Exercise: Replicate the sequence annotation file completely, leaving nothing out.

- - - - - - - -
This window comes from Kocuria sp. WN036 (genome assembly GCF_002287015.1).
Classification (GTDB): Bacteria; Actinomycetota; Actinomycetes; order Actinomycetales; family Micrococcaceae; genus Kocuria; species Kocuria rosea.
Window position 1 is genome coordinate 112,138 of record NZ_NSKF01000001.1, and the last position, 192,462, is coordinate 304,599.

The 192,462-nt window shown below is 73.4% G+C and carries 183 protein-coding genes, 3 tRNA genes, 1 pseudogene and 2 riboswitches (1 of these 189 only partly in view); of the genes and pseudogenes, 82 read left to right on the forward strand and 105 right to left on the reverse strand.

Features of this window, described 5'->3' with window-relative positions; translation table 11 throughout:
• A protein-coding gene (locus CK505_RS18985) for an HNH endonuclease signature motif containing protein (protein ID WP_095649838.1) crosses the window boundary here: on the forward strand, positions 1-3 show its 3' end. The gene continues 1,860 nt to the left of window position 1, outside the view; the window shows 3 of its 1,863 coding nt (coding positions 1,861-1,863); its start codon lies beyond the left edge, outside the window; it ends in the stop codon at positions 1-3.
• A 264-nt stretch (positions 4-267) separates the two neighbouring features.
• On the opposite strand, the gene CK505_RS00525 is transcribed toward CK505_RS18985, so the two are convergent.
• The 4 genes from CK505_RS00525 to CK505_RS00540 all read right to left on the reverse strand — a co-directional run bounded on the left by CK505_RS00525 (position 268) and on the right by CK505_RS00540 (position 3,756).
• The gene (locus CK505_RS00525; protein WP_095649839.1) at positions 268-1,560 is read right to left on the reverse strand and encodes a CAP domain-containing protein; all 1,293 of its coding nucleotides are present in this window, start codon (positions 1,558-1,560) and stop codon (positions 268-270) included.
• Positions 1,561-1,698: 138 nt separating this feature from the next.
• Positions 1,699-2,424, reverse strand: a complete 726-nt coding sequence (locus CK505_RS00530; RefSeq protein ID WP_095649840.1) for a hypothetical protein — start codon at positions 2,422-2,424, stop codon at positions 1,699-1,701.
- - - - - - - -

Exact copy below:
This window comes from Kocuria sp. WN036 (genome assembly GCF_002287015.1).
Classification (GTDB): Bacteria; Actinomycetota; Actinomycetes; order Actinomycetales; family Micrococcaceae; genus Kocuria; species Kocuria rosea.
Window position 1 is genome coordinate 112,138 of record NZ_NSKF01000001.1, and the last position, 192,462, is coordinate 304,599.

The 192,462-nt window shown below is 73.4% G+C and carries 183 protein-coding genes, 3 tRNA genes, 1 pseudogene and 2 riboswitches (1 of these 189 only partly in view); of the genes and pseudogenes, 82 read left to right on the forward strand and 105 right to left on the reverse strand.

Features of this window, described 5'->3' with window-relative positions; translation table 11 throughout:
• A protein-coding gene (locus CK505_RS18985) for an HNH endonuclease signature motif containing protein (protein ID WP_095649838.1) crosses the window boundary here: on the forward strand, positions 1-3 show its 3' end. The gene continues 1,860 nt to the left of window position 1, outside the view; the window shows 3 of its 1,863 coding nt (coding positions 1,861-1,863); its start codon lies beyond the left edge, outside the window; it ends in the stop codon at positions 1-3.
• A 264-nt stretch (positions 4-267) separates the two neighbouring features.
• On the opposite strand, the gene CK505_RS00525 is transcribed toward CK505_RS18985, so the two are convergent.
• The 4 genes from CK505_RS00525 to CK505_RS00540 all read right to left on the reverse strand — a co-directional run bounded on the left by CK505_RS00525 (position 268) and on the right by CK505_RS00540 (position 3,756).
• The gene (locus CK505_RS00525; protein WP_095649839.1) at positions 268-1,560 is read right to left on the reverse strand and encodes a CAP domain-containing protein; all 1,293 of its coding nucleotides are present in this window, start codon (positions 1,558-1,560) and stop codon (positions 268-270) included.
• Positions 1,561-1,698: 138 nt separating this feature from the next.
• Positions 1,699-2,424, reverse strand: a complete 726-nt coding sequence (locus CK505_RS00530; RefSeq protein ID WP_095649840.1) for a hypothetical protein — start codon at positions 2,422-2,424, stop codon at positions 1,699-1,701.